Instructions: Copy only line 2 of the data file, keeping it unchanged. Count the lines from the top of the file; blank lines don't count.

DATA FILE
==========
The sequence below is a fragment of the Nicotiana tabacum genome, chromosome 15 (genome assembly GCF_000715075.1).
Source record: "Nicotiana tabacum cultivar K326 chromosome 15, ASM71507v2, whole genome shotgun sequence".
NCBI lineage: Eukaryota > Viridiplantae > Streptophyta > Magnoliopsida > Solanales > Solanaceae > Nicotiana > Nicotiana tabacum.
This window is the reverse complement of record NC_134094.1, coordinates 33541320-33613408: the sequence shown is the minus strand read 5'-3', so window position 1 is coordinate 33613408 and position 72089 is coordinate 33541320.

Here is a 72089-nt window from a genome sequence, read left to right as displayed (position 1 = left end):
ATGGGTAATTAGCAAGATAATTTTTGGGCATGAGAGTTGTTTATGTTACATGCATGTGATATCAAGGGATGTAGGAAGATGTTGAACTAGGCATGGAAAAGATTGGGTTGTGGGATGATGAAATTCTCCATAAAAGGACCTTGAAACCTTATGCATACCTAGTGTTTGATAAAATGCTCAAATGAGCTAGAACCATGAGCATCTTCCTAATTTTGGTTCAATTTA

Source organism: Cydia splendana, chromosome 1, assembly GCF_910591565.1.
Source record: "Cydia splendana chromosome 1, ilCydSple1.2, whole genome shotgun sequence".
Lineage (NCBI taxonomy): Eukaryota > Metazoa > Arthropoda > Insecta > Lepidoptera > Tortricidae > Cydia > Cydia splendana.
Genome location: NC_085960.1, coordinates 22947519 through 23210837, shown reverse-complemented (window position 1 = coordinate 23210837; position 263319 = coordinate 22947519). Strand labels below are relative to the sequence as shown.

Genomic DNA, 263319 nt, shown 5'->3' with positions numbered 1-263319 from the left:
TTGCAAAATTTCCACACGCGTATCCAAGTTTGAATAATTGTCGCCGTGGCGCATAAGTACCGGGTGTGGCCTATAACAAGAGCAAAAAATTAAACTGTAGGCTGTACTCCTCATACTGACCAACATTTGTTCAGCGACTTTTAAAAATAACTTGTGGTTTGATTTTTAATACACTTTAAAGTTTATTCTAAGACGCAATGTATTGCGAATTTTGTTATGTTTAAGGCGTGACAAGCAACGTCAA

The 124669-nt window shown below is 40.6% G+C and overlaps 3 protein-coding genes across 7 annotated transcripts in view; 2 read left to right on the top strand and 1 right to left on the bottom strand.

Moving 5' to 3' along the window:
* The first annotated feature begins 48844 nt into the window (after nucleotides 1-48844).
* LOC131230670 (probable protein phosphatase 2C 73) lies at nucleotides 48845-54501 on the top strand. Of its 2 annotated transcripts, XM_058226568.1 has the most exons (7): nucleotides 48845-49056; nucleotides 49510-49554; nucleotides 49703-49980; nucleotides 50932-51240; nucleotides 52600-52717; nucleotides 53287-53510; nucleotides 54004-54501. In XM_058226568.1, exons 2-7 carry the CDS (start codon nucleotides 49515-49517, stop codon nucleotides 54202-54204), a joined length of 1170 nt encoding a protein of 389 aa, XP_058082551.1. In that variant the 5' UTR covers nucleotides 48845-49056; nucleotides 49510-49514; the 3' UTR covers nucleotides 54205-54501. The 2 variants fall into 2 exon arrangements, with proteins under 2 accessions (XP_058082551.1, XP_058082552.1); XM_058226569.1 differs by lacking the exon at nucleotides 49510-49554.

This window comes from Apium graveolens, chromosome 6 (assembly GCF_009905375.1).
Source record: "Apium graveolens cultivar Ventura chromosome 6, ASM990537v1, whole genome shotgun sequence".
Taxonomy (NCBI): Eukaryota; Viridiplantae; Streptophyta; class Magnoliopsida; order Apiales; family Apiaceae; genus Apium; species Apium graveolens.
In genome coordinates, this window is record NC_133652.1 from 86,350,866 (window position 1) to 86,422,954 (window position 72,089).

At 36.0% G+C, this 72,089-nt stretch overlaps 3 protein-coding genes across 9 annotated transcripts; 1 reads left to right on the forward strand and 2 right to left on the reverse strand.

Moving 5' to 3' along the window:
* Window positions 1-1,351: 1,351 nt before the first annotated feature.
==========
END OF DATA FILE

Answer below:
Source record: "Nicotiana tabacum cultivar K326 chromosome 15, ASM71507v2, whole genome shotgun sequence".